Farm in Sheldon Country Park spruced up by The Prince’s Trust community project

The Prince’s Trust Birmingham East team, with PC Vicky Jones (right), fundraising at PwC’s Birmingham office for their community project 

The Prince’s Trust Birmingham East team, with PC Vicky Jones (right), fundraising at PwC’s Birmingham office for their community project

A group of 16–25-year-olds who are not in education, employment or training undertook a two-week community project to spruce up The Old Rectory Farm in Sheldon Country Park for visitors.

The team, approximately two thirds of whom are ex-offenders, are currently taking part in The Prince’s Trust Team Programme, supported by PwC in the Midlands.

The 12-week initiative, run by West Midlands Police in conjunction with Solihull College, offers young people opportunities for qualifications and personal development, alongside work experience, practical skills, a community project and a residential week.

The Old Rectory Farm in Sheldon Country Park is a community farm where the team created large raised planting beds and a wild flower bank, laying paving stones, painting railings and fences and completing a general tidy up to make it more attractive for visitors.

Harriet Wileman, senior associate in corporate finance at PwC and leading PwC’s involvement, said: “PwC in the Midlands is involved in many projects intended to make a difference to young people’s lives.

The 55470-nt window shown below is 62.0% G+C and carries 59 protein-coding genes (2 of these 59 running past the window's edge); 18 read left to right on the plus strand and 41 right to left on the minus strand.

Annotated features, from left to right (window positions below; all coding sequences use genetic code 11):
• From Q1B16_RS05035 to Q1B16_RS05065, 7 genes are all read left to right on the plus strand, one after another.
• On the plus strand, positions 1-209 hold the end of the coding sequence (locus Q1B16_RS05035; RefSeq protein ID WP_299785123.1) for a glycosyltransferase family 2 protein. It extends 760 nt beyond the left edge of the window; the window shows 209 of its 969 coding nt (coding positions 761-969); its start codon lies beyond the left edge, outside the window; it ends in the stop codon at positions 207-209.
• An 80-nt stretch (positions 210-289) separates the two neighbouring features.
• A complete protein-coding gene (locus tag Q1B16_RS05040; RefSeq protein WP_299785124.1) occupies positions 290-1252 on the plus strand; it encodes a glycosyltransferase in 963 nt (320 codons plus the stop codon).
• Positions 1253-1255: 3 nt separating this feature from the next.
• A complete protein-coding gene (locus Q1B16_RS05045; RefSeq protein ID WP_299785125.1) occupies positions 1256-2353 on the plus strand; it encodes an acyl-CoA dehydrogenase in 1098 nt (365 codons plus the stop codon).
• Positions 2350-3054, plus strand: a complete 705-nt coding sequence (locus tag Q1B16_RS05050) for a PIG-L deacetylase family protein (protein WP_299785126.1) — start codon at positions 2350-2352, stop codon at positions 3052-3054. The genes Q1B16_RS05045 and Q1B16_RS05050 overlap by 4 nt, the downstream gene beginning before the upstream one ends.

“We are proud to sponsor the Birmingham East team on the Prince’s Trust Team Programme, which aims to help young people take responsibility for themselves – helping them build the life they choose rather than the one they’ve ended up with.

“Throughout the programme, staff from our PwC Birmingham office are actively volunteering in all the activities, as well as using their expertise and experience to run soft-skills sessions on presentation skills, professional behaviour and interview techniques.

“It’s great to see how the community project really brings the group together. The team does everything from fundraising, buying materials and project planning and management – to the physical task itself.”

John O’Reilly, director for the Prince’s Trust in Central England said: “Currently more than one in seven young people in the UK are not in work, education or training.

“At the Prince’s Trust we know most young people are motivated to get into work and contribute to society but often lack the confidence and opportunities to do so.

“Team is such an important programme, which provides jobless young people with skills, experience and most importantly self-belief, while benefitting the wider community as well.”

PC Vicky Jones, PC Gareth Sankey and PCSO Kim Hill led the project from Acocks Green police station.

PC Jones said: “We’ve been running this programme since 2011, with a total of 13 groups, and 176 disadvantaged young people taking part.

“Last year we saw some fantastic results from the programme, with 80 per cent of participants securing work or training afterwards.
“These are young people who have found themselves in difficult situations – unemployed, or homeless for a number of different reasons, and who need a helping hand to get back on track.

“It’s great to have the support of volunteers from PwC in the Midlands, who bring their professional expertise, get to know the young people, talk to them and offer advice.”